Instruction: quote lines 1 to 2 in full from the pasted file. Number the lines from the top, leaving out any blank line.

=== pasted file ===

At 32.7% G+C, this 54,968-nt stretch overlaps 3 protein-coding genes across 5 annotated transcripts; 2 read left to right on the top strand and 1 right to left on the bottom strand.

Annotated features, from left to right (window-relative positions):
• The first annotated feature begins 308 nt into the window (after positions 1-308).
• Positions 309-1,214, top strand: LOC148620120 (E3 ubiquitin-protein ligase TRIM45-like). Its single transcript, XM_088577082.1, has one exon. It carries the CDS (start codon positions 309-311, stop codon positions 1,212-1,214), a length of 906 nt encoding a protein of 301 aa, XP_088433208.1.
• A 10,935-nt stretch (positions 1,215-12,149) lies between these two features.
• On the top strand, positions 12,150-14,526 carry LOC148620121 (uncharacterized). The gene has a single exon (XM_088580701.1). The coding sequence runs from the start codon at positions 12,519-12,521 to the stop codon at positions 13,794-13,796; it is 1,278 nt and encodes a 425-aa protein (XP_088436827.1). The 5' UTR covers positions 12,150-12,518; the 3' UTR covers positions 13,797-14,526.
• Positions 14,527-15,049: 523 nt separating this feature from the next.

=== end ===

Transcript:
At 32.7% G+C, this 54,968-nt stretch overlaps 3 protein-coding genes across 5 annotated transcripts; 2 read left to right on the top strand and 1 right to left on the bottom strand.

Annotated features, from left to right (window-relative positions):